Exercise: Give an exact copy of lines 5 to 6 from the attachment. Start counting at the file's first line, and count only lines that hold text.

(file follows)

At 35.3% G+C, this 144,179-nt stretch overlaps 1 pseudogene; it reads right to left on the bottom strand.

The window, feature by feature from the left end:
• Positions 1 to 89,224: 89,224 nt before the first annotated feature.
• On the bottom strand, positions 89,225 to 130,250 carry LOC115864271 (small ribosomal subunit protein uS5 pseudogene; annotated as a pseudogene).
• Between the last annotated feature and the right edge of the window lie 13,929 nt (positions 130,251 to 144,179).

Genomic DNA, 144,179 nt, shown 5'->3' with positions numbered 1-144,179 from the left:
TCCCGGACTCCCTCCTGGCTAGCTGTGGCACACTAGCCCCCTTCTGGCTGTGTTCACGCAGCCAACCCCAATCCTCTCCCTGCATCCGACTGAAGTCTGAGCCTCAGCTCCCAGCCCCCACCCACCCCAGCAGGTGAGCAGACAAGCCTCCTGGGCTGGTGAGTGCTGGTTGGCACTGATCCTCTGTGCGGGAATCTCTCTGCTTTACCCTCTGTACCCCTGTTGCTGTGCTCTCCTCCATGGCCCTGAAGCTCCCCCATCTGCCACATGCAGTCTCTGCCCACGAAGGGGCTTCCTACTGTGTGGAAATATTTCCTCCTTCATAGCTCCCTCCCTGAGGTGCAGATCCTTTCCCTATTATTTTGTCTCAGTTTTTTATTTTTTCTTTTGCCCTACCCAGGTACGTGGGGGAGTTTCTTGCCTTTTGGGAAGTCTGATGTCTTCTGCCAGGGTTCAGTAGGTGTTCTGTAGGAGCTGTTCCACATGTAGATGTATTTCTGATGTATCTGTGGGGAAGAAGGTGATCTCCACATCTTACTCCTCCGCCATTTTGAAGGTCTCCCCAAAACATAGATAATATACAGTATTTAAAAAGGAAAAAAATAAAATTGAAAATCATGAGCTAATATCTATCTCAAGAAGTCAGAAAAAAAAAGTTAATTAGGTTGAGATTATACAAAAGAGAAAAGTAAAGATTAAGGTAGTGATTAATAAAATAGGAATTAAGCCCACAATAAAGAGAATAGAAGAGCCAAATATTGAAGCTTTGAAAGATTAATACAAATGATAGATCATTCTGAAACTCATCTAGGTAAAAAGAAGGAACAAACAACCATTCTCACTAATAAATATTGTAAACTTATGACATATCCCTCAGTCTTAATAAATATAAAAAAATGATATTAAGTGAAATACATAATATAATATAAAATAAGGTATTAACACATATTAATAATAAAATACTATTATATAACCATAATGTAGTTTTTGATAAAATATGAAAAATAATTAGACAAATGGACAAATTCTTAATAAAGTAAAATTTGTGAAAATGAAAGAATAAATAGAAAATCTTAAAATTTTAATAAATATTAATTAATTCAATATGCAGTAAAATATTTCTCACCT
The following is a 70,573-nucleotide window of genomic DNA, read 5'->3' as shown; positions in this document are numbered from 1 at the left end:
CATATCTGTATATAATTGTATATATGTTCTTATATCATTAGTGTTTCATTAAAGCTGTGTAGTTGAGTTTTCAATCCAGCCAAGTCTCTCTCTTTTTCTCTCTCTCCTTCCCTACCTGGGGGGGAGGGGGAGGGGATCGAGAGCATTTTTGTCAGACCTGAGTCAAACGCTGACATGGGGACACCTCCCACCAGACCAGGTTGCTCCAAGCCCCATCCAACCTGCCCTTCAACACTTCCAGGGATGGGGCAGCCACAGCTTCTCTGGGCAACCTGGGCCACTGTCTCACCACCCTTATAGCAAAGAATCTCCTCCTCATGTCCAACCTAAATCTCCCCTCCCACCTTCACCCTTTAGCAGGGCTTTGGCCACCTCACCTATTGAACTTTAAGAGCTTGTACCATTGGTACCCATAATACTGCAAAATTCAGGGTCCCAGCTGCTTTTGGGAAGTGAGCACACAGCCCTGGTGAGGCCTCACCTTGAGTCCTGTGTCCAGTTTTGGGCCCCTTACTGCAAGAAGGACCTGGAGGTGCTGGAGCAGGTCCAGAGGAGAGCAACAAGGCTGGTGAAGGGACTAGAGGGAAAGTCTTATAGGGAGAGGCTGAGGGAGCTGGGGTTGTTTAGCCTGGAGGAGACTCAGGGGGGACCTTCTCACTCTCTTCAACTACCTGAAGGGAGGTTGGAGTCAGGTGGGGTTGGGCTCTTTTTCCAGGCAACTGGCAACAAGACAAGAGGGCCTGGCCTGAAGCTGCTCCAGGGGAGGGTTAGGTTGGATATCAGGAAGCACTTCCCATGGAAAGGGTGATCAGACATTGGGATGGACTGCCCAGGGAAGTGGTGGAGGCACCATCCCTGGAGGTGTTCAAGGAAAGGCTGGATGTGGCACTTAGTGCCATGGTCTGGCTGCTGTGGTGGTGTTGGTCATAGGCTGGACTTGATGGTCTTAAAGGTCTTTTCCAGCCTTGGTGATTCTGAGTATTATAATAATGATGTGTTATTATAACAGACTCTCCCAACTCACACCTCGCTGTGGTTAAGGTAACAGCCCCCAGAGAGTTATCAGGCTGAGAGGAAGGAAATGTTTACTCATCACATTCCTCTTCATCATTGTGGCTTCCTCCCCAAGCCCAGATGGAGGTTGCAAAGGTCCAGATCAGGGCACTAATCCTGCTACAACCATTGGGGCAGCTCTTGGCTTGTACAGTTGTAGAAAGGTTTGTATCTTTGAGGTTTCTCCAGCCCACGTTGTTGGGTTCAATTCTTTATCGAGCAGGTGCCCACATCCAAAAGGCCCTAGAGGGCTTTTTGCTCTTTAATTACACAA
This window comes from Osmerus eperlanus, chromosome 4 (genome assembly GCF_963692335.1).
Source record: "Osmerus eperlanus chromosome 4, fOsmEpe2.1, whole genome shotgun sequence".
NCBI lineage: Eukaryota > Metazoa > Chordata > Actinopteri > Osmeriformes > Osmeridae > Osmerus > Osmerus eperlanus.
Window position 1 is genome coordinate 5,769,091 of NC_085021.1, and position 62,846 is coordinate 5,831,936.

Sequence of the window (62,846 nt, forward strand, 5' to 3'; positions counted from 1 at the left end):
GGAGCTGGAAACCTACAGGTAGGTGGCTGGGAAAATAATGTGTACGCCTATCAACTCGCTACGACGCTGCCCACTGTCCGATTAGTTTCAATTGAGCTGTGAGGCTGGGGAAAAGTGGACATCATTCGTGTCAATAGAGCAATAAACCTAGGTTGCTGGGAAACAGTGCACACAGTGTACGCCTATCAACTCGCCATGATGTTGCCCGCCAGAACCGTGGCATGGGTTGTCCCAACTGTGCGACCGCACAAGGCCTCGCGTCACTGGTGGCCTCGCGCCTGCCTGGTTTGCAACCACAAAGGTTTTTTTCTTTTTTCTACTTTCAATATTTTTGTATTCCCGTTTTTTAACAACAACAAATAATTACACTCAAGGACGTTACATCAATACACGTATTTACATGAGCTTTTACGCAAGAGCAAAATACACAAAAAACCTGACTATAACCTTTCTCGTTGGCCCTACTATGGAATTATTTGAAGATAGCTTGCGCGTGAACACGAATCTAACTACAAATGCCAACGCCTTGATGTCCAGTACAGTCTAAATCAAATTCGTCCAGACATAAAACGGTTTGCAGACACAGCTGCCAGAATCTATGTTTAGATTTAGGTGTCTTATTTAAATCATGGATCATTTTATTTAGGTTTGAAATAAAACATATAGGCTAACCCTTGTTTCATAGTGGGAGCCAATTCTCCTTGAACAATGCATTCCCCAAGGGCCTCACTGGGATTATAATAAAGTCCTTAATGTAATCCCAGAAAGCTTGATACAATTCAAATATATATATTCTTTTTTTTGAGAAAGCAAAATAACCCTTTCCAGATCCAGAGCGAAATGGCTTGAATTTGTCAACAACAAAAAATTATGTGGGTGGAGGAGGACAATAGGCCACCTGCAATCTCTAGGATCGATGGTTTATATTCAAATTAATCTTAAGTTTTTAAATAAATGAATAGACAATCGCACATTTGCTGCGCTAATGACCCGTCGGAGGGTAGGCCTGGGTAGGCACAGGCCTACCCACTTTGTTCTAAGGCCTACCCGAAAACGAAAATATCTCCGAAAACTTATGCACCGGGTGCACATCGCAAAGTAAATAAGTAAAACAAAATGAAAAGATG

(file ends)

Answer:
• Between the last annotated feature and the right edge of the window lie 13,929 nt (positions 130,251 to 144,179).

Genomic DNA, 144,179 nt, shown 5'->3' with positions numbered 1-144,179 from the left: